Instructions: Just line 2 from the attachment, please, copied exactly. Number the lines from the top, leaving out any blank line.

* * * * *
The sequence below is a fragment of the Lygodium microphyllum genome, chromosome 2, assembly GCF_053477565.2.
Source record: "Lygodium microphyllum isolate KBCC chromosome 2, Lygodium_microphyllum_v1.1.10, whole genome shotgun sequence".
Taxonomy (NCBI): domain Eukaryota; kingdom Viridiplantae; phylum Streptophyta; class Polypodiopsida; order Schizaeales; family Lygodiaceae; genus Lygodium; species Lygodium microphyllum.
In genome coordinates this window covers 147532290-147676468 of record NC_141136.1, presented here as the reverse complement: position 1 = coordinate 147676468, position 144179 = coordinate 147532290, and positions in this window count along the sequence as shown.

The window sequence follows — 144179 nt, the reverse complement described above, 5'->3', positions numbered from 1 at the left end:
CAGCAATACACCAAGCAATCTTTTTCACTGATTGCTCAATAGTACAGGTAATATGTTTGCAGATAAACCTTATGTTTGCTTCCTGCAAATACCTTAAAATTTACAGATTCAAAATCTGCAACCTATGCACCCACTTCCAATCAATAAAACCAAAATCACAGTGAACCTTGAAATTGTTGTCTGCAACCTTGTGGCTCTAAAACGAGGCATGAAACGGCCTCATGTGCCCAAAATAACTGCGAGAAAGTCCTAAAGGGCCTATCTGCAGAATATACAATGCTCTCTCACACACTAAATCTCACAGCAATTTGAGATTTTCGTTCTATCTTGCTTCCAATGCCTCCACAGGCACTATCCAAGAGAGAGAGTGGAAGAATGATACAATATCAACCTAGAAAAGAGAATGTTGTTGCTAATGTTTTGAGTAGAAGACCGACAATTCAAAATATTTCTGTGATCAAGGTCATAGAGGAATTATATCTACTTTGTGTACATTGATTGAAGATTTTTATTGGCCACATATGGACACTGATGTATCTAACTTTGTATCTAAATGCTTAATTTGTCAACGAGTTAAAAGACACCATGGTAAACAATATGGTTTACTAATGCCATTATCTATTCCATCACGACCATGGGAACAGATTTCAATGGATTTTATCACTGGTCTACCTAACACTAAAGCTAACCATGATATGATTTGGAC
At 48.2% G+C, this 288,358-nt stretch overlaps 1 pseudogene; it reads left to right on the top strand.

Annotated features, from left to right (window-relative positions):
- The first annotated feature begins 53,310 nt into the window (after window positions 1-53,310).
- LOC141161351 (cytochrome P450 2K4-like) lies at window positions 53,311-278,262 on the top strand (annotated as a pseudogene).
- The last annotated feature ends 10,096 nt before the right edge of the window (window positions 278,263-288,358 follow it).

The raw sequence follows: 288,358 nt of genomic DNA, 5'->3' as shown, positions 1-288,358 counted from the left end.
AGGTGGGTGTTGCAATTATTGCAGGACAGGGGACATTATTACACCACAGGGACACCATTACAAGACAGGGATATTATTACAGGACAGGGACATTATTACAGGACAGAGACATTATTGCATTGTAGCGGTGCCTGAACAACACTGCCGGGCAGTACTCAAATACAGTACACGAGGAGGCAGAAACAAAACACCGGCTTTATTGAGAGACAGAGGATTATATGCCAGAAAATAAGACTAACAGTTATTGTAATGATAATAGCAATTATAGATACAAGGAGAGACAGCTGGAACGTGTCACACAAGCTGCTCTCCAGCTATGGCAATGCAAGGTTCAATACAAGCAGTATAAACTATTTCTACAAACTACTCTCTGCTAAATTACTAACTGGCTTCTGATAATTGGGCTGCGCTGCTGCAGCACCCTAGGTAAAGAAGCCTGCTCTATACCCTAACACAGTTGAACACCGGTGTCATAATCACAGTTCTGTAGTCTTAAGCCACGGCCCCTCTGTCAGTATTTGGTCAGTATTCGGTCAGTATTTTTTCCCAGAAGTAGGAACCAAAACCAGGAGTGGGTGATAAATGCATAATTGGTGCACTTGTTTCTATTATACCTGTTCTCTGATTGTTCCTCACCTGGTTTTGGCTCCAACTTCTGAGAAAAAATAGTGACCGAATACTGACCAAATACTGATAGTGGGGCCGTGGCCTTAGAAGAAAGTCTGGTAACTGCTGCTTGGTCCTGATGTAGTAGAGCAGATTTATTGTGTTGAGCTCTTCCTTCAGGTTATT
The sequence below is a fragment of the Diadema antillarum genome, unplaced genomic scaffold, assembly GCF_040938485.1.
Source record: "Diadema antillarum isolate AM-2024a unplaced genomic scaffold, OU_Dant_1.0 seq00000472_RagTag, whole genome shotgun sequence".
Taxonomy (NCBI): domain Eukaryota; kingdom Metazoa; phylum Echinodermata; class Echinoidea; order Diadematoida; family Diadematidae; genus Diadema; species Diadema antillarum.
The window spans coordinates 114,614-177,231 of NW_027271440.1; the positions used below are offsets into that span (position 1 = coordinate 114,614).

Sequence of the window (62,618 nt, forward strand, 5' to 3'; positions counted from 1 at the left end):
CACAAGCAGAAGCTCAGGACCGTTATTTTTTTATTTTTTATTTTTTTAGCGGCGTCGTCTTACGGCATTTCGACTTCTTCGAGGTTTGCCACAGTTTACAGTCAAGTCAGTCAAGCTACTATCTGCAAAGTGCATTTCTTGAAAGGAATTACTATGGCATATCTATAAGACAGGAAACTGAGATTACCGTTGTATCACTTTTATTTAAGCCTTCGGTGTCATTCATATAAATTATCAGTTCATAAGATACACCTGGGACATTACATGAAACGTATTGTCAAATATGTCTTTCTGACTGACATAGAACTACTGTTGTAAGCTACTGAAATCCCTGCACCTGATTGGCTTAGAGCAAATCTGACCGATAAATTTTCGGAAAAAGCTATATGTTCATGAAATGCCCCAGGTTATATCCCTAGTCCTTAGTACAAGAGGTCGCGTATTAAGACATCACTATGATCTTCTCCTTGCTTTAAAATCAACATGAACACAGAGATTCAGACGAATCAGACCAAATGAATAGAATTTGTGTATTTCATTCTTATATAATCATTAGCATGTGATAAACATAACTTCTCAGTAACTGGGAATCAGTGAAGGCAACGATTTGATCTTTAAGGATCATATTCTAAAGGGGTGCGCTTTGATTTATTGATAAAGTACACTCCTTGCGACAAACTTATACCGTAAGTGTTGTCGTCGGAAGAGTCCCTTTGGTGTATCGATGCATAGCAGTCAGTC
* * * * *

Source record: "Lygodium microphyllum isolate KBCC chromosome 2, Lygodium_microphyllum_v1.1.10, whole genome shotgun sequence".